When I was younger, I was obsessed, in love with Jean-Michel Basquiat – so much so that I wrote my thesis on him, I bought every book available and read everything I could about him. I think what drew me to his stuff was aesthetically the mixture of colours, it was very expressive and raw, and for me, like I said earlier, I really want to touch his work. And I think it boils down to the emotion that I really get from the works and how they make me feel. As a whole, I am drawn to more abstract, expressive works. Having lived in Monaco and in the South of France I really loved the local artists; Picasso, Matisse, Yves Klein, Jean Cocteau to name a few… All those artists from that generation were incredible and produced in my mind beautiful works that were expressive yet effortless. Those are the types of pieces I like to consider for our projects.
You mentioned that abstract expressionism is what you push in your projects, because you love the movement, the grit, the colour. How does that process of choosing an artwork look like with your clients?
Choosing an artwork with a client is very much a journey. Sometimes clients will have a clear idea of what they like and might already have a collection which we can build from, but you do meet clients who do not know what they like and need to be educated a little bit. And by no means am I saying I am a pro or fully pledged art historian, but we then sit down and we look at things together and we figure out “Do you like this? Do you like that?”. Many times, clients are not very good at expressing what they like so it’s really about listening to their gut reaction of “Yes, I like this but I don’t know why” and then you pull from that and see what other artists along those lines they could potentially like as well. But then there is of course the question of taste. There’s only so much I can do and obviously, at the end of the day, it is their space, not mine. They need to love it and be comfortable in it. If they want to buy something that’s maybe not 100% my style that’s absolutely OK. I am not here to say “You can’t have that because I don’t like that” – as I said, acquiring and discovering art is a journey and one that I will happily do with the client.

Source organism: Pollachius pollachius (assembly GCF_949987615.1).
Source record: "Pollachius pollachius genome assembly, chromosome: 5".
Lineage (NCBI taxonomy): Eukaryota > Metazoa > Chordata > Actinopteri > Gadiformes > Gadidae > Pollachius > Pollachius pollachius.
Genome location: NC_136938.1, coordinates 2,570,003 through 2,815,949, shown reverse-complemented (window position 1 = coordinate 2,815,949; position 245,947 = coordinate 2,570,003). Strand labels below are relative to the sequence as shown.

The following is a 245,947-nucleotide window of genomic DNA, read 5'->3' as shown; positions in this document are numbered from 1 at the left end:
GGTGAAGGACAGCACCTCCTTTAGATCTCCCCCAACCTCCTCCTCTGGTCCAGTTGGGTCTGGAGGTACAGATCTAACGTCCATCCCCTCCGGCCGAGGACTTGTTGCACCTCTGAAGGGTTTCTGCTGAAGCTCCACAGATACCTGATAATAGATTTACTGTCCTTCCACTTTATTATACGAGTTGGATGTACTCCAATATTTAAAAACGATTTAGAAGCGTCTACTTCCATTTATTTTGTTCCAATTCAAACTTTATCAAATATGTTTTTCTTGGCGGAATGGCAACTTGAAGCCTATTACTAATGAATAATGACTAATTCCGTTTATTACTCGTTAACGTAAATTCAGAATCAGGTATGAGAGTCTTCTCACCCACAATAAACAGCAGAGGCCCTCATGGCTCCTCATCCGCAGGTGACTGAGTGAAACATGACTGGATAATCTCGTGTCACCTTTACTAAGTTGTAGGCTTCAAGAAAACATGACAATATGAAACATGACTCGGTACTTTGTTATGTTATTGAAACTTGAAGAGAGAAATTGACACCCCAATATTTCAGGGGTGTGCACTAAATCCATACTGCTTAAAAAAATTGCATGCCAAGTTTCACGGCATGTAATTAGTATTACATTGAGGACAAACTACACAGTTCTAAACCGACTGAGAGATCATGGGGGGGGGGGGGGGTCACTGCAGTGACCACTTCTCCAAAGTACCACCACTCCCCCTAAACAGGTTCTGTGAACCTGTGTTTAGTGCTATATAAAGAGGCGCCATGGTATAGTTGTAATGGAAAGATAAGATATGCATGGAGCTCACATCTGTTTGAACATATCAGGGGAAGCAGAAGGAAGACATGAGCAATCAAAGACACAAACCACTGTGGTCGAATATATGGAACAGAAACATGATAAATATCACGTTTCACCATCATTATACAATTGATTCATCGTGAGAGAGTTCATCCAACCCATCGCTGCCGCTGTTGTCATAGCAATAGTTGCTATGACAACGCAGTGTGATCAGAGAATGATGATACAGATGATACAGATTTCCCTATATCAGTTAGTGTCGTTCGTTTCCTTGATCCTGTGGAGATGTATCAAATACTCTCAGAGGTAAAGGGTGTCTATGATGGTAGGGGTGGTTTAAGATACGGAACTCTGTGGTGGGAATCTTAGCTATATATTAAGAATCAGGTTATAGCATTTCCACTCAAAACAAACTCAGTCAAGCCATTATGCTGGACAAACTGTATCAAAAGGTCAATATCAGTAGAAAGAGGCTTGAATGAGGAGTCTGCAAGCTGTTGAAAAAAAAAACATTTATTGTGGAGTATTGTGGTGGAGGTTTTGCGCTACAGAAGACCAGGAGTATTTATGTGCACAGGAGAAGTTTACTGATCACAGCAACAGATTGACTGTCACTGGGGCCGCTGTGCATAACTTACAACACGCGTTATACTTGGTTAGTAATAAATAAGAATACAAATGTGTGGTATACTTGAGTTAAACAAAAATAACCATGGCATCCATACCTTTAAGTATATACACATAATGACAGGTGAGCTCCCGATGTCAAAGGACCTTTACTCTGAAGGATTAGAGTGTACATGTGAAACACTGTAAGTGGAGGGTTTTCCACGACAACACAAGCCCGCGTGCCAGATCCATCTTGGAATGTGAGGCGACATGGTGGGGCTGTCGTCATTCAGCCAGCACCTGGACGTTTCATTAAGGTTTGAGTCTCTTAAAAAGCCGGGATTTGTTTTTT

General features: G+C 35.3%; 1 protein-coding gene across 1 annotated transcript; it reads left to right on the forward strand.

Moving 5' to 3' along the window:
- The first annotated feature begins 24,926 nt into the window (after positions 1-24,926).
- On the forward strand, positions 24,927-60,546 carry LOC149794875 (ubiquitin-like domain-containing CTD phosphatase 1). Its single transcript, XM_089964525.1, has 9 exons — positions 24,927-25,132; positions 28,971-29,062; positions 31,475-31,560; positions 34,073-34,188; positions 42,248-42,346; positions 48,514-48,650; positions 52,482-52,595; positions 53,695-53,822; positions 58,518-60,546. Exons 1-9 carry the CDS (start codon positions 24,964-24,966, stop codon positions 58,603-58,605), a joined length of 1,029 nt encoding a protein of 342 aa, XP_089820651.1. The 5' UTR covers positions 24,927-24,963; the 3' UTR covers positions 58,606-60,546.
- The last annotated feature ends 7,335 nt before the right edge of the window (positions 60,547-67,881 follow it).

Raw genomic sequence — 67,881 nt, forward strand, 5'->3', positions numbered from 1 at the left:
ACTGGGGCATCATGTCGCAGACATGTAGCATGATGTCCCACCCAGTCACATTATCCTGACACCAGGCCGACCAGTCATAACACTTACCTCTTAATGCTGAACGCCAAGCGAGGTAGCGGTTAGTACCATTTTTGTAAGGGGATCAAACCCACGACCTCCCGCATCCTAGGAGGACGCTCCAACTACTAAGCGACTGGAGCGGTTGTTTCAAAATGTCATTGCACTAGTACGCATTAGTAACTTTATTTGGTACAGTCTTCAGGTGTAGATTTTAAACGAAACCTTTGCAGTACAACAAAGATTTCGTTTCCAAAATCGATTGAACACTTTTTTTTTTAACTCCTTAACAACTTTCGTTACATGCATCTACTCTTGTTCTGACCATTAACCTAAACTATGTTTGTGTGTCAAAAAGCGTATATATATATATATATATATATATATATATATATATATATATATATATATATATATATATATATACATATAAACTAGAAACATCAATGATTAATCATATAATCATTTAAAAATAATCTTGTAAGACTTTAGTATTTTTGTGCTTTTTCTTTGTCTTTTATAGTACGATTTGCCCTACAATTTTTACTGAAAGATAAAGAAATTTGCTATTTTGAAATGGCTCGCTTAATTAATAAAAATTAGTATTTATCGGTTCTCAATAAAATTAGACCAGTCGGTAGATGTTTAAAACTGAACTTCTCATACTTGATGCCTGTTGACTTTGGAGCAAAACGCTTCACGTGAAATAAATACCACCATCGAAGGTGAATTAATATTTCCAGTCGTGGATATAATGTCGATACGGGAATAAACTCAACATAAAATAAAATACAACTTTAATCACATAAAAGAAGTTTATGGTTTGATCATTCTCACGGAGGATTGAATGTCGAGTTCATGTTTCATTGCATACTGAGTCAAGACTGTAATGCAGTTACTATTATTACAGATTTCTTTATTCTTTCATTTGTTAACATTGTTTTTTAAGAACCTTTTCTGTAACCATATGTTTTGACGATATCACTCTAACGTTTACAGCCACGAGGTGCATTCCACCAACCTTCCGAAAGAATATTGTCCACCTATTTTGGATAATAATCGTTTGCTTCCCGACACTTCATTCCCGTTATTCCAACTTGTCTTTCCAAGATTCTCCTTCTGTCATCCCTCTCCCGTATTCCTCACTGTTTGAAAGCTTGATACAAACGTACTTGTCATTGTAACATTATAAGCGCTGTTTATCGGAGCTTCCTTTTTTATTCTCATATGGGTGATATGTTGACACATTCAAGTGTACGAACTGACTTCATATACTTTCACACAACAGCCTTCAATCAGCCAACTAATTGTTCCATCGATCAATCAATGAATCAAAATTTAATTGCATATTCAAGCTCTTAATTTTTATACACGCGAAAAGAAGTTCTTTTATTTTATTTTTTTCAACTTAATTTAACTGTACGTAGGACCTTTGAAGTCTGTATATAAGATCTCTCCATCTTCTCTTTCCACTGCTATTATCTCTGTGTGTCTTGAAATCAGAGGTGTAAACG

When you get a gut reaction from a client, you start to get a vibe of what they’re into and what they’re not into, what is your journey from there? What do you do after the gut reaction? How do you find the pieces to suit your clients?
It’s a lot of research. I’m really lucky because I had that initial start in the industry and I still have a lot of friends who work in it who I can reach out to, to help me and say “Look, this client really liked this artist, or this piece, can you help me find it/something like that?”. I also try to encourage them to and view art in person. I appreciate it is not always possible, but sometimes a picture does not provide the best representation of a piece and you’d be surprised how much you like it in reality. I also feel that this process shouldn’t be rushed. A piece grows with you over time, and you can end up loving something that you weren’t so sure about at the beginning.
As you explained, art is really central to what you do and how you got into interior design in the first place. How do you centre art in your practice? Is it the first thing that you choose in a room or the last because it’s meant to complement the rest?